Once the second group of gripping pads 24 reaches position B, the vacuum is turned on to the ports 25 of those gripping pads, which attach to the tissue of the body cavity. Vacuum is at the same time turned off to the first group of gripping pads 24 at position A. At that point gripping pads 24 at position B are moved to position A, while maintaining the suction, so that the entire catheter 2 is pulled forward relative to the body cavity tissue by a distance substantially equal to the distance between points A and B of sliding channel 26.
 To move backwards, for example, the same sequence can be carried out in reverse order, so that the group of gripping pads 24 to which a vacuum is applied are initially moved from point A to point B of the sliding channel 26, to force the catheter 2 out of the body cavity.
 Vacuum can be applied to suction ports 25 by turning on and off a connection to a vacuum source 31. The sliding movement of gripping pads 24 and suction ports 25 within sliding channel 26 can be performed in a variety of manners, such as by mechanical movement of push-pull wires 30, with force from an inflating bellows, or by activation of linear actuators that respond to electricity or other changes in their operating environment. Movement of gripping pads 24 within sliding channel 26 can also be accomplished in other known manners, such as by using shape memory actuators, piezoelectric actuators, or other types of actuators commonly known as artificial muscles.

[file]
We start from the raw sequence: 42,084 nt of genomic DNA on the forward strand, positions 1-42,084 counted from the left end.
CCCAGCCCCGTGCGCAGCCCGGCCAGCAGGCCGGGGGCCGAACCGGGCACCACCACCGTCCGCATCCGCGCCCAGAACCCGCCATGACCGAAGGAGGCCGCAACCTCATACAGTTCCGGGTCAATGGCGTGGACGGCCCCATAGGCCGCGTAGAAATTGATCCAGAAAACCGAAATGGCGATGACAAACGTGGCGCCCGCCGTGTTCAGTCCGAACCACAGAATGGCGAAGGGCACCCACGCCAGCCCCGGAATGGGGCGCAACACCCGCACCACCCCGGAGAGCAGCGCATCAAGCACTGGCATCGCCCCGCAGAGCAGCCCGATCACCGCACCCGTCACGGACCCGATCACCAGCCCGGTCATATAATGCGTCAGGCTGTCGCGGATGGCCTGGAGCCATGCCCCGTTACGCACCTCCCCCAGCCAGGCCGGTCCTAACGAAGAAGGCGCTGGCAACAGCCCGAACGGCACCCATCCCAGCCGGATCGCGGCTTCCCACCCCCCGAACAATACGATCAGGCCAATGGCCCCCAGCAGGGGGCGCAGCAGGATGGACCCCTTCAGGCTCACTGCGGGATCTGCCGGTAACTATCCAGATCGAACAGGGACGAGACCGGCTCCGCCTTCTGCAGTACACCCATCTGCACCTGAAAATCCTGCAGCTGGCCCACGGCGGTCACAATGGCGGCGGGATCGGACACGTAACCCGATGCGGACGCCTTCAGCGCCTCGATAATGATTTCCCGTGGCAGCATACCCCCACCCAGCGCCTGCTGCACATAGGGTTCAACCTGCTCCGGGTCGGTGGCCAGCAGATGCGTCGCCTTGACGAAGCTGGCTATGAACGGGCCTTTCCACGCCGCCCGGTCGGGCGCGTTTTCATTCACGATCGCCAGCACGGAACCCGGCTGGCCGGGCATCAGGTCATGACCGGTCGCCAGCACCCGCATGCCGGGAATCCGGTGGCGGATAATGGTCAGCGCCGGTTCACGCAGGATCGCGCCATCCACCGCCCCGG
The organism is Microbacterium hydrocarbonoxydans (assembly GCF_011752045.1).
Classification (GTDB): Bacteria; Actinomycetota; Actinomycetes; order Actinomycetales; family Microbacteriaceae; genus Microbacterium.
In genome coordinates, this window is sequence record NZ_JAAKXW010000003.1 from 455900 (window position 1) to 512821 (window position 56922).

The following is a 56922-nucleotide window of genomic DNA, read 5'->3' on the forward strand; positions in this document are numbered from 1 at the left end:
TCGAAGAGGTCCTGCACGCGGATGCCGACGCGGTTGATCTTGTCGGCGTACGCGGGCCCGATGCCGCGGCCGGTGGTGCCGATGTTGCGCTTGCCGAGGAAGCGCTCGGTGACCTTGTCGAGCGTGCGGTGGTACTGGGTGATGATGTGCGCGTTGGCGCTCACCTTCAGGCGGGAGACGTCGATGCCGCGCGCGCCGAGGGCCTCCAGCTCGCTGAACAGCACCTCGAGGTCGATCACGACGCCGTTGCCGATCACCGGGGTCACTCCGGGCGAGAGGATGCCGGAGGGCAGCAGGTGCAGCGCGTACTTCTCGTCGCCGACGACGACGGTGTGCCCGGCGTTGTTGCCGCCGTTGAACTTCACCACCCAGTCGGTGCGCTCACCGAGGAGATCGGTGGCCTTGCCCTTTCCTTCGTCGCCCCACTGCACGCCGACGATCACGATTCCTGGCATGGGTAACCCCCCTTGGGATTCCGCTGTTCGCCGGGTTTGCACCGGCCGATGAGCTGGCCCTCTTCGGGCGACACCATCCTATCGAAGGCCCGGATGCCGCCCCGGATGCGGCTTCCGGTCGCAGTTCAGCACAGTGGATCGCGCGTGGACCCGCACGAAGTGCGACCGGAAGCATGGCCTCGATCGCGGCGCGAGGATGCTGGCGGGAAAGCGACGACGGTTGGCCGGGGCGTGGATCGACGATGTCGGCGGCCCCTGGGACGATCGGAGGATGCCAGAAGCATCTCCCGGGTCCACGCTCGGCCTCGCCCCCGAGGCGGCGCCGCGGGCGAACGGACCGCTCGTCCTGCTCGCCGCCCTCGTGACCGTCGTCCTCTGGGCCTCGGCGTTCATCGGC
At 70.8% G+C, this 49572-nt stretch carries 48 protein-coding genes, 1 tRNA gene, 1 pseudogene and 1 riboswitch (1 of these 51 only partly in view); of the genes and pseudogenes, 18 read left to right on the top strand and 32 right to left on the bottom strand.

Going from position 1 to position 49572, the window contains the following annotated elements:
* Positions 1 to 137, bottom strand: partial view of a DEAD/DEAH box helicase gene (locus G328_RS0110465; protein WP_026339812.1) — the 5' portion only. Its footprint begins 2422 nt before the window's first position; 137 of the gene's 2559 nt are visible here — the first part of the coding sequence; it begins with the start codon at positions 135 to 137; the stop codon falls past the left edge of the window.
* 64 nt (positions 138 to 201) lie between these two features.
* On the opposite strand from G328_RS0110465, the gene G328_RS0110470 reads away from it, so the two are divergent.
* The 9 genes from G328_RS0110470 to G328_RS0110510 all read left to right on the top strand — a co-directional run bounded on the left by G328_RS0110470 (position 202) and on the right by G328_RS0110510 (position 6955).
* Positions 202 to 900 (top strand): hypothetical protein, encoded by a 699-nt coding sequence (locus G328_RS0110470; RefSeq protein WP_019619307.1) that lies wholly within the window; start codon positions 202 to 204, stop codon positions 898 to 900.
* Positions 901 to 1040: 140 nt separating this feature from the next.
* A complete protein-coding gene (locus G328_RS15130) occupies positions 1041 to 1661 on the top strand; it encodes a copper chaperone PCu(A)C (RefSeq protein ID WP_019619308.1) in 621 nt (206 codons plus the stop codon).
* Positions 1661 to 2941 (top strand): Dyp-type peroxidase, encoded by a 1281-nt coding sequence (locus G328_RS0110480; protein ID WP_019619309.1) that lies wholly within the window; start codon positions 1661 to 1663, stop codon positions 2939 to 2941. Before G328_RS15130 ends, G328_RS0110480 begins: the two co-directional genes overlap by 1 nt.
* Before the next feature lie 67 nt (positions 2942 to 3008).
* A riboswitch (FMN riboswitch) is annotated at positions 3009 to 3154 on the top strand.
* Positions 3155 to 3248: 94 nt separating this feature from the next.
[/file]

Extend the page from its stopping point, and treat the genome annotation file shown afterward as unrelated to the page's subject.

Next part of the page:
The application of a vacuum to the various suction ports 25, movement of gripping pads 24 within sliding channels 26, and other control functions can be performed by hand or, in a preferred embodiment, by a control unit 34 that automatically coordinates the movement of the individual suctions pads in the sliding channels and application of suction in response to instructions of the operator of the catheter system. The operator, for example, could select movement of the catheter in or out of the cavity, and control unit 34 could operate propulsion section 22 accordingly. Control unit 34 could include, for example, a memory containing sequences of instructions for movement and application of vacuum by the gripping pads 24, that result in desired movement of the catheter 2. Control unit 34 could also include an electronic computer to convert those sequences into commands for servo motors, valves, and other actuators that affect the operation of gripping pads 24, and control supply of vacuum from vacuum source 31 via ducts 33.